Saturday, January 30, 2016

This Week In Vexillology #151

Quick, name a European country that was ruled as a theocracy for three centuries before being absorbed into a larger federation of countries under a monarchy and then under communism before voting to be let out of what was left of said federation in 2006!

If you guessed Montenegro, you're right! Which bring us to This Week In Vexillology- which, as you might have already guessed features the flag of none other than Montenegro itself!

Adopted on July 13th, 2004- which, yes, technically, it before they declared independence- but I think they were heading that way anyway and changing the flag was just one more nail in the coffin of what was left of Yugoslavia. But interestingly enough, the proportion of the flag (1:2) did not actually shift with the change. Even under communism and post-communist Yugoslavia, the Montenegrin flag was longer than it's counterparts. (Serbia's flag, for instance, has a more 'square' proportion of 2:3) While Montenegro used the usual pan-Slavic tricolor under Yugoslavia and then Serbia & Montenegro- the length and difference in size made it distinctive then and this change in flag makes it distinctive now.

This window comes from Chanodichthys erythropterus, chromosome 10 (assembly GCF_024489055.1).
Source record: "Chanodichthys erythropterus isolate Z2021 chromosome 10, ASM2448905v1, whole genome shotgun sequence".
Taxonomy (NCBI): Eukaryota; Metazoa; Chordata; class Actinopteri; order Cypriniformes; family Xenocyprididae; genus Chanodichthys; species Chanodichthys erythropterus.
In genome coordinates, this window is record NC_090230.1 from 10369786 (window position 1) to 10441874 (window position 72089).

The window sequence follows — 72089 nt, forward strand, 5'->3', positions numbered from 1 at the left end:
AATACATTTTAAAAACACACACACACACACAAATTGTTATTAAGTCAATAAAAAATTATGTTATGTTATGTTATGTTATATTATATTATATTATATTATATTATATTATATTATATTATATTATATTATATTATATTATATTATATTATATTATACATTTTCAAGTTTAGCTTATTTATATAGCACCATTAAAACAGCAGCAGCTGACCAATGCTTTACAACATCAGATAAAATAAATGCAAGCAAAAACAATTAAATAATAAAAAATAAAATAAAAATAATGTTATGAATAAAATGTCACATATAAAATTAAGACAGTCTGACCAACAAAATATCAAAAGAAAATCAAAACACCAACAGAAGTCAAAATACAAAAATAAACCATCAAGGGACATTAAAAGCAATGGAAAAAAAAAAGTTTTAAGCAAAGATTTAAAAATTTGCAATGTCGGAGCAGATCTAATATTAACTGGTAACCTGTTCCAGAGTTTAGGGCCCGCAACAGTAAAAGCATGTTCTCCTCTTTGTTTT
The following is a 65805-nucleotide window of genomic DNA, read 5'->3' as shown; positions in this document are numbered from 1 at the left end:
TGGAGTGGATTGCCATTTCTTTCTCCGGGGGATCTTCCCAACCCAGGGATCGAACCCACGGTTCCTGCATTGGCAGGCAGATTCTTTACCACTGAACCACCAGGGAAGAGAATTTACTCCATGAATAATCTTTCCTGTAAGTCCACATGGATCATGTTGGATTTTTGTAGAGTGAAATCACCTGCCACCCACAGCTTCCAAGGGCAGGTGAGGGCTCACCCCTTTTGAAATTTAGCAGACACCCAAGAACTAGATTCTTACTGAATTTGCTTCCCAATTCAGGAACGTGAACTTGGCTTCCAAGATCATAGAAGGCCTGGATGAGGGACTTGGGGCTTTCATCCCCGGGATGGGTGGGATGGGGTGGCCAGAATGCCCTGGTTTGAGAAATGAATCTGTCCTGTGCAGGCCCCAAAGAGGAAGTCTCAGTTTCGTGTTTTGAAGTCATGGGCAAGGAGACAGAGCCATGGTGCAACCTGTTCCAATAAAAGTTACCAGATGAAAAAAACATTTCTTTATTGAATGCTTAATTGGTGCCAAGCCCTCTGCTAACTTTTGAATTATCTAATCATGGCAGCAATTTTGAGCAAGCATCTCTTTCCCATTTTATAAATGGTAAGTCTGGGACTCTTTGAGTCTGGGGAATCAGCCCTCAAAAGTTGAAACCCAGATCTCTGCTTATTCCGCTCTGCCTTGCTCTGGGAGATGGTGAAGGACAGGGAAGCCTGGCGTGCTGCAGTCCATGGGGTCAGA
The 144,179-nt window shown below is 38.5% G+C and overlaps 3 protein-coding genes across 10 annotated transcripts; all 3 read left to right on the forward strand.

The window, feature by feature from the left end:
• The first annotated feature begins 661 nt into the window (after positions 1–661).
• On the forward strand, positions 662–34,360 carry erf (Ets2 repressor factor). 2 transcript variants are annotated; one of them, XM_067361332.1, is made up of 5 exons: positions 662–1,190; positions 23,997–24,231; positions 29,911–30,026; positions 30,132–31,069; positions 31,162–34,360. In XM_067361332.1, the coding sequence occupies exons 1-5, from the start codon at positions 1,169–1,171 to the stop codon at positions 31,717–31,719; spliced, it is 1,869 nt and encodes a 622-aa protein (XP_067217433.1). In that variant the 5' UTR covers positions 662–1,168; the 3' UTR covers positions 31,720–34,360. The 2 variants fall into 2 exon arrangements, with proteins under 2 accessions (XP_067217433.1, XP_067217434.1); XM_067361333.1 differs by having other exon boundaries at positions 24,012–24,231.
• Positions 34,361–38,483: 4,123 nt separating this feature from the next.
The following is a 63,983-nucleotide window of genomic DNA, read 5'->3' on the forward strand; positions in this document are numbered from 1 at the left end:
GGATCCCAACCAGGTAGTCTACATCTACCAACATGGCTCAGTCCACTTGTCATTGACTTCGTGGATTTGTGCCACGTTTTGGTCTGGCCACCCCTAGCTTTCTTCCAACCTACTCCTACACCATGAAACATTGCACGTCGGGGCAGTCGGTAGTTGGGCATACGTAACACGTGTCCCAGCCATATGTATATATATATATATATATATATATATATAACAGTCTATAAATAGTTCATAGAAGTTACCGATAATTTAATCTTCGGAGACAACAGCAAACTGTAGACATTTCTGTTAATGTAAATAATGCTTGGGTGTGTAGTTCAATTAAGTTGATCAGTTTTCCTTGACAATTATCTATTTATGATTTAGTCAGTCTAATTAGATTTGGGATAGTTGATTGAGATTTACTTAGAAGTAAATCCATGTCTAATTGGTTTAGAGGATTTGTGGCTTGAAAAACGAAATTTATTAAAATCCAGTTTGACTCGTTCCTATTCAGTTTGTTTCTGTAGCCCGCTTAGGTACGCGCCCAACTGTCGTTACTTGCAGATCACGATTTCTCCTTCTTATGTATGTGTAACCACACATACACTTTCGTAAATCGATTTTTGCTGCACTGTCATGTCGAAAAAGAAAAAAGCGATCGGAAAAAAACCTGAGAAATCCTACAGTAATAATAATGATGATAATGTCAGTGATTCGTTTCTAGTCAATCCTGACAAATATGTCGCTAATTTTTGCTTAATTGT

I did some digging on Mr. Google, but couldn't find anything that I'd consider a reliable source to give me some clues on what the colors mean. (I might keep digging, so no worries) But we do know what the Coat of Arms mean:

The two headed eagle appears again- we saw it in Serbia and it shows up in Albania as well. Again, this symbol dates back to Byzantine and ultimately Roman rule- so it goes back centuries, but the Montenegrin coat of arms seems to have been influenced more by the Coat of Arms of the Russian Empire- the ruling dynasty when the Arms were adopted in their present (it was the House of Petrovic-Njegos and my apologies for the lack of appropriate accents/diacritical marks). The two heads of the eagle symbolize the divided authority between church and state- which is also why one eagle has a sceptre in one claw and a cruciger in the other. The lion in the center is probably the most interesting part of the whole darn thing-- it's either inspired by the Lion of Judah (another nod to the religious/theocratic nature of Montenegro's past) or it's taken from a similar motif from the arms of Venice, which controlled parts of Montenegro in the past.

And that's the flag of Montenegro, kids. Remember, until next time, keep your flags flying- FREAK or otherwise!




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